Shortly after 6 a.m. Sept. 20, Hurricane Maria made landfall in Puerto Rico. The storm would a create a lasting humanitarian crisis and send thousands of emergency workers into action.
Members of the 126th Air Refueling Wing at Scott Air Force Base were among the crews mobilized in the days following the storm. Puerto Rico continues its slow recovery almost three months later, with nine members of the wing still on the ground helping with recovery efforts.
The first crew to go was notified 10 days after the storm hit. In the following weeks, the wing sent 13 volunteer security personnel from Scott Air Force Base along with an eight-person team to assist with communication efforts on the stricken island.
The wing’s efficiency and readiness over the past two years not only in Puerto Rico but in the Middle East helped them earn an Air Force Outstanding Unit Award recently. Col. Jeffrey Jacobson, vice-commander for the wing, said the key to their success is having “a synergy that we enjoy when everyone works together to work towards that common goal.”
That synergy was put to the test when Hurricane Maria hit.
“We knew the storms were coming, but we didn’t know how bad they would be,” Jacobson said. “But we always prepare and train for these kinds of things. We were ready.”
The first crew to go was tasked with delivering food, water and medical supplies to Puerto Rico. They were also tasked with picking up Louisiana Army National Guard personnel and bringing them to the devastated island for relief efforts. The crew had only two days to complete their mission.
When asked how the wing reacted to their sudden mission, Jacobson said, “To be honest with you, this is what we do.”
Within 24 hours of their assignment on the evening of Sept. 30, the Boeing KC-135 Stratotanker, an aerial refueling plane, was prepared for liftoff. Their first stop was Louisiana, where they loaded 15,000 pounds of water, ready-to-eat meals and medical supplies along with 39 soldiers.
Two pilots, two refueling operators and three maintenance chiefs boarded the aircraft on the Sunday afternoon following their orders and flew for 15 hours to complete their mission. On the plane were pilot and aircraft commander Lt. Col. Nicolas Henschel, pilot Maj. Anthony Meyers, and boom operators Master Sgt. Jameson Liggett and Staff Sgt. Korbin Hays. Boom operators are normally responsible for operating refueling equipment on the aircraft, but their emergency mission in Puerto Rico was to help deliver supplies and personnel.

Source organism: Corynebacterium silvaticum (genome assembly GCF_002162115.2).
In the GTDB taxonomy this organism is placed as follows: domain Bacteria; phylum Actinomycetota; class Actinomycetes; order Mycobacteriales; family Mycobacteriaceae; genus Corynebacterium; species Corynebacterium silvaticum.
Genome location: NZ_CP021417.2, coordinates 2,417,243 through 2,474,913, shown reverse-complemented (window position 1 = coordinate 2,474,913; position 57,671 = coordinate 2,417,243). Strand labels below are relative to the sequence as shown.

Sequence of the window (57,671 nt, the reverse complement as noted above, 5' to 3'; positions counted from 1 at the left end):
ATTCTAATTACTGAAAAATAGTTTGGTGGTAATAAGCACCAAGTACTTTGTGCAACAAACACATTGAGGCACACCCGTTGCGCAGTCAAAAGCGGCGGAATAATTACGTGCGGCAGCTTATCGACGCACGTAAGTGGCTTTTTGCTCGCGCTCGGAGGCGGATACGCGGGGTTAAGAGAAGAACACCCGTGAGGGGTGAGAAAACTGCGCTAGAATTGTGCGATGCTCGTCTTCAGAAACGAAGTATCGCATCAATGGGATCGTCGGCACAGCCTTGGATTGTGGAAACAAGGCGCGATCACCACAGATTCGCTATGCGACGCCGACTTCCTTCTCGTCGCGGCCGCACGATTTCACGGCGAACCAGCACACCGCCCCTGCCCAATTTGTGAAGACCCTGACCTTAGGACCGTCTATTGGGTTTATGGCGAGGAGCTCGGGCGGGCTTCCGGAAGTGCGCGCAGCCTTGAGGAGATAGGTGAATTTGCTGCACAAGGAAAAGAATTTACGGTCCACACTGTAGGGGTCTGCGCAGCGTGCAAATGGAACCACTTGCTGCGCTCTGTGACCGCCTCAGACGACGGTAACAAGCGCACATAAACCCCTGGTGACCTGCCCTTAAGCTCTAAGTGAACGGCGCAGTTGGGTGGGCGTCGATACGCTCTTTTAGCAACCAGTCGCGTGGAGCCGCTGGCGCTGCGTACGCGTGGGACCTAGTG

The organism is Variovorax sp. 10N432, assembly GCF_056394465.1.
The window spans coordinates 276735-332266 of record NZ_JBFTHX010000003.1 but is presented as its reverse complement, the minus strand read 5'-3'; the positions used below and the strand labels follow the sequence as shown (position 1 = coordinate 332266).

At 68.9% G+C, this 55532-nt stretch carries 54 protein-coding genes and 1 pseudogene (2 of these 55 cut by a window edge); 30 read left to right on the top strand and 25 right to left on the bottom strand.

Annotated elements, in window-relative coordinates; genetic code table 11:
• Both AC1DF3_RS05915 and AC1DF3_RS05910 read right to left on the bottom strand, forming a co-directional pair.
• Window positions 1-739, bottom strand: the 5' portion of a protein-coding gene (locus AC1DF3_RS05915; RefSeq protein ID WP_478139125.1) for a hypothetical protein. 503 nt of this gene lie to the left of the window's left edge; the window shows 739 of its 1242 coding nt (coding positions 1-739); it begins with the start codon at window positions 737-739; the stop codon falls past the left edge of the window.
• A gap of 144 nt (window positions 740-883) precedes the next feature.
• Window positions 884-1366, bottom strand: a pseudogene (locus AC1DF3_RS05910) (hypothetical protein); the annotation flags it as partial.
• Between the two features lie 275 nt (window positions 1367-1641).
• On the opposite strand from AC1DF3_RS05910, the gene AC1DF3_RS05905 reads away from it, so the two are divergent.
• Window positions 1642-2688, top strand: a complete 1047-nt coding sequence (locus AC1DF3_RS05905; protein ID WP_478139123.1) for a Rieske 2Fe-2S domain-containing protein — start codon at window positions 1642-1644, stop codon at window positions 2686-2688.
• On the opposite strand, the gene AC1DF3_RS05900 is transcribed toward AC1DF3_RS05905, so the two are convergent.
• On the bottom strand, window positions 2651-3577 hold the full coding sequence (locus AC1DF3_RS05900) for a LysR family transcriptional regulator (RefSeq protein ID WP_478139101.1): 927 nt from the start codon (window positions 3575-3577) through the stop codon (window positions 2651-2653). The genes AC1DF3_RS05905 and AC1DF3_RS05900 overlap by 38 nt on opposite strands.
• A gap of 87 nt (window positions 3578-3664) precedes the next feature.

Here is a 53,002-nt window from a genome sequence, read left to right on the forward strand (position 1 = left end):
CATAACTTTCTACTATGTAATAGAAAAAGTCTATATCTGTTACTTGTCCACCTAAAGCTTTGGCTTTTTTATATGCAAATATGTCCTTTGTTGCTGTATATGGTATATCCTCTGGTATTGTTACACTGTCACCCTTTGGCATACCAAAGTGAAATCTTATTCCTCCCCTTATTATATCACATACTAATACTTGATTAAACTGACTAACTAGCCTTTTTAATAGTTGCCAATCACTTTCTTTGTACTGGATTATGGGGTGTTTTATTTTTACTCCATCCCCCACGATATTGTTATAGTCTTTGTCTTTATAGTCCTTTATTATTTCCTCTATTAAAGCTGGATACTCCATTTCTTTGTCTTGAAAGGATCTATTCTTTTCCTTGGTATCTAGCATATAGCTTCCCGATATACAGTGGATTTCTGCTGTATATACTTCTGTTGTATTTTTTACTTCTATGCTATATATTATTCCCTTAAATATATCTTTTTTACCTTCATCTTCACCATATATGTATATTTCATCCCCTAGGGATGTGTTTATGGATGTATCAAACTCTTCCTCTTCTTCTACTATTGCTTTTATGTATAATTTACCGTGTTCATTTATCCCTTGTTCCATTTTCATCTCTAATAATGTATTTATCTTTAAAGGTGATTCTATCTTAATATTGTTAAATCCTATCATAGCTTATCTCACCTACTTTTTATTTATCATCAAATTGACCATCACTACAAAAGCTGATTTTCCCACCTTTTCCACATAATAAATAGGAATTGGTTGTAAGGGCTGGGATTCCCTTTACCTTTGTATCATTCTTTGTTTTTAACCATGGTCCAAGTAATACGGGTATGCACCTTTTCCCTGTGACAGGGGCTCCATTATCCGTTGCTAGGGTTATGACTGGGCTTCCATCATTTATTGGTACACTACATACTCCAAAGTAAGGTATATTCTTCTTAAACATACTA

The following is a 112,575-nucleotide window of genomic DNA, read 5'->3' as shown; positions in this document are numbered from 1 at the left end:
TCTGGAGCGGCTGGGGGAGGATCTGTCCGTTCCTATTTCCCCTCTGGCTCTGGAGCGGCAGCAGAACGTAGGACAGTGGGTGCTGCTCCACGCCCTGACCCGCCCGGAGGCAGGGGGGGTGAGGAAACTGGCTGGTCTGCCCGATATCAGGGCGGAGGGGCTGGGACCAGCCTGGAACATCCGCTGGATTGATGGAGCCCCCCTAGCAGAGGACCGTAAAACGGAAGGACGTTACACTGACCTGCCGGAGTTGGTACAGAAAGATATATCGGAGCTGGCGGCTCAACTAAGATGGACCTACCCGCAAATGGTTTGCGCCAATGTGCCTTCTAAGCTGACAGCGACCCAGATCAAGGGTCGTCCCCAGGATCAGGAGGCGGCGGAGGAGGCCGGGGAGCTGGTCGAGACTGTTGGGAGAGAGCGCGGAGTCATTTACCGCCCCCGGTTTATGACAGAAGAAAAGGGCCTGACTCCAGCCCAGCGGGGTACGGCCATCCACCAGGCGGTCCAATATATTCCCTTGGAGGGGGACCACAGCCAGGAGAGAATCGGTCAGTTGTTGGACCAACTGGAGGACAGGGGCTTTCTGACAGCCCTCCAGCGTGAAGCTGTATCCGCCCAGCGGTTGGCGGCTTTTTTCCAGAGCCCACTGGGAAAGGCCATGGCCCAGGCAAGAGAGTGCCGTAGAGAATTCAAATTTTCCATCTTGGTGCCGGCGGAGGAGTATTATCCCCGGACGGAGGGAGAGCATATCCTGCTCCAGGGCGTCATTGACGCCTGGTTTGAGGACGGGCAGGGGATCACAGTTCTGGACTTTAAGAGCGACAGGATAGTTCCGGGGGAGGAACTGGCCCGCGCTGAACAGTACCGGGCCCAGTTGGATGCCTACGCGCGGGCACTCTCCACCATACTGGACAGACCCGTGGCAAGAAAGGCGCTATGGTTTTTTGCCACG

Assigned as maintenance crew chiefs were Senior Master Sgt. Barton Swett, Master Sgt. Carlos Fernandez and Tech. Sgt. Peter Perry.
By midnight Sunday, the crew landed in San Juan, Puerto Rico after stopping in Louisiana. One boom operator, Sgt. Liggett, described the airport as heavily damaged, dark and austere. Liggett’s co-operator, Sgt. Hays, said landing in Puerto Rico was “a humbling experience.”
“Just to see the overall participation of how everybody came together and was there to help the cause and make sure these people got back on their feet,” Hays said. “We did this with people that are part-timers and they stepped up to the call and came in on their time off from the Guard and really assisted in the process.”
They quickly unloaded supplies and personnel to make way for more planes, then made their way to Florida, where they landed shortly after 4 a.m. Monday.
In 2015 and 2016, the 126th Air Refueling Wing won awards for being the most fuel-efficient wing of any KC-135 unit in the United States. There are more than 25 units in the U.S. including active duty, reserve and Air National Guard, according to Jacobson.
The wing was also awarded for having the best mission capability rate in 2016 and 2017. This award is given to units who have the highest percentage of response readiness. The Air Refueling Wing’s rating was at 82 percent, surpassing all Air Force, Air National Guard and Air Force Reserve flying wings.
“It’s a pretty prestigious award and it really rewards all our airmen for all the work they do,” Jacobson said.
Hays said he is proud of his wing’s award.
“It’s an amazing feeling to get recognized for the hard work that we as a unit have put in to help the situations and do our best that we can do, everything that we can do to make the mission happen,” Hays said.